Could a Force Ghost look tired? General Kenobi looked exhausted.
“Anakin understands that he has done you a great many wrongs. Wrongs that are perhaps unforgivable. But as your father, he—“
“My father? Perhaps unforgivable?” Diplomacy fell away, and the back of Leia’s mind registered that to a non-Force-sensitive person, she now looked like she was having an argument with nothing. But she no longer cared. “My father was killed on Alderaan, along with my mother and all of my people. Oh, yeah, one of my mothers— he killed our birth mother, too, didn’t he?” she reminded him bitterly. “He is not my kriffing father.”
General Kenobi waited patiently for Leia to finish speaking, and then began again. “I apologize, I misspoke. I—I believe that Anakin wishes to express his regret, and to help where he can—to understand the Dark Side, understand his fall.”
Leia folded her arms and laughed ruefully. “Understand the Dark Side, really. Really. You think I don’t understand the Dark Side.” She took a deep breath, then lowered her voice, though it was no less intense. “Do you have any idea what I’ve been doing for the last three weeks? Because I’ll tell you. I’ve been reviewing highlights from war crimes tribunals.” The volume of her voice increased. “I am DONE listening to men tell me WHY. I do not care about WHY, because the WHAT is almost too horrible to comprehend. I have seen the Dark Side, General; I have had it used against me, and the people whom I love.” She looked around the room, suddenly aware of her surroundings, suddenly filled with anger for Han and Chewie and Luke and Lando, for Alderaan, for herself. She remembered her father’s old words, In anger, seek justice, and it fueled her.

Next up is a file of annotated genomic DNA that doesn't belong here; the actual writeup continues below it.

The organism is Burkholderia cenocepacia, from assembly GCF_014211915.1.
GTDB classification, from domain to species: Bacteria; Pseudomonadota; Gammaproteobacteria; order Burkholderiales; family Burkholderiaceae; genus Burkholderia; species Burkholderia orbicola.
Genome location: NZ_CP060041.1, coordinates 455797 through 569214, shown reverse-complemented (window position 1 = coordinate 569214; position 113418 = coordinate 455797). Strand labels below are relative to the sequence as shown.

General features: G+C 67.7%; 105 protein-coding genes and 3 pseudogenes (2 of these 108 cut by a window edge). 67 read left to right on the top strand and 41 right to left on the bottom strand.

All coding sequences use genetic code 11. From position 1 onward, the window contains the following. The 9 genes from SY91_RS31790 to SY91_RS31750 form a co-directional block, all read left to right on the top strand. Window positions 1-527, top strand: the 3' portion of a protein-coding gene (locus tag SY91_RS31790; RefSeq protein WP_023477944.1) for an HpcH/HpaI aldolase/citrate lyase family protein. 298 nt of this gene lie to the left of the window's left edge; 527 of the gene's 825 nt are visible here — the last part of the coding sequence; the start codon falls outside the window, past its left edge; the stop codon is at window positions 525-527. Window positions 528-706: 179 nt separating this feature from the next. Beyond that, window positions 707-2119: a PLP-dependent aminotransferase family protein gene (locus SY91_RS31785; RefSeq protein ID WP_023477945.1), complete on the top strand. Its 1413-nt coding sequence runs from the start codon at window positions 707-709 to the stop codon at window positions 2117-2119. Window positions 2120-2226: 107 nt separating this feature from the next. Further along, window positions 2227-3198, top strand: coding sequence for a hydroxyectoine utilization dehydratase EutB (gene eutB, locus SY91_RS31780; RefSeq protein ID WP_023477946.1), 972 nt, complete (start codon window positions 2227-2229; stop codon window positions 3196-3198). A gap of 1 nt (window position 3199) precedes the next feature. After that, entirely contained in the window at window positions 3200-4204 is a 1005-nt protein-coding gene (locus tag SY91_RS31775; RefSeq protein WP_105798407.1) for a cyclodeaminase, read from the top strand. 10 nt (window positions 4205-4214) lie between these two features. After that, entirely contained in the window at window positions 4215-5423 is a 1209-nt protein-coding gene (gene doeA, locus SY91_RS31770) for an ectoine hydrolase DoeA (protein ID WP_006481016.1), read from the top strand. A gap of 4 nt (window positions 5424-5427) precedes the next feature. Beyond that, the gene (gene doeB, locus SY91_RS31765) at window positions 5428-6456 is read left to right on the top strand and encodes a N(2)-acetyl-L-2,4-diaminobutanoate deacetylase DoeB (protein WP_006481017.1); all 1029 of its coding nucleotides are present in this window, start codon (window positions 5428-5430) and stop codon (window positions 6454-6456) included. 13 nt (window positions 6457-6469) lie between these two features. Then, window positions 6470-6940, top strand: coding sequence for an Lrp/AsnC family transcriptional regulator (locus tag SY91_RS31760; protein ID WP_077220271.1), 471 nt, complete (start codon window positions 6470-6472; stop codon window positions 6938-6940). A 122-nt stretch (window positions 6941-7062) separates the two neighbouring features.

When she spoke to the apparition again, she was calm. Righteous. “I’m willing to learn some things about the Force. About my abilities. But you will respect my time and you will respect my boundaries.” She breathed in deeply, then continued. “You will not come here again. This is Han’s home, and mine; this is sacred ground. If you wish to speak to me again, you will find another place to do it. He will not take another home away from me.”
General Kenobi nodded gravely. “I understand.” He smiled faintly. “You should know—you were very like your mother, just then. Both of your mothers.” Then he was gone.
She hadn’t heard Han enter the room, but there he was. He motioned, silently asking her permission to put an arm around her, and she nodded.
“How much of that did you hear?” she asked.
Han smiled. “Heard you send the ghosts away,” he said. “Been meanin’ to take care of that for a while.”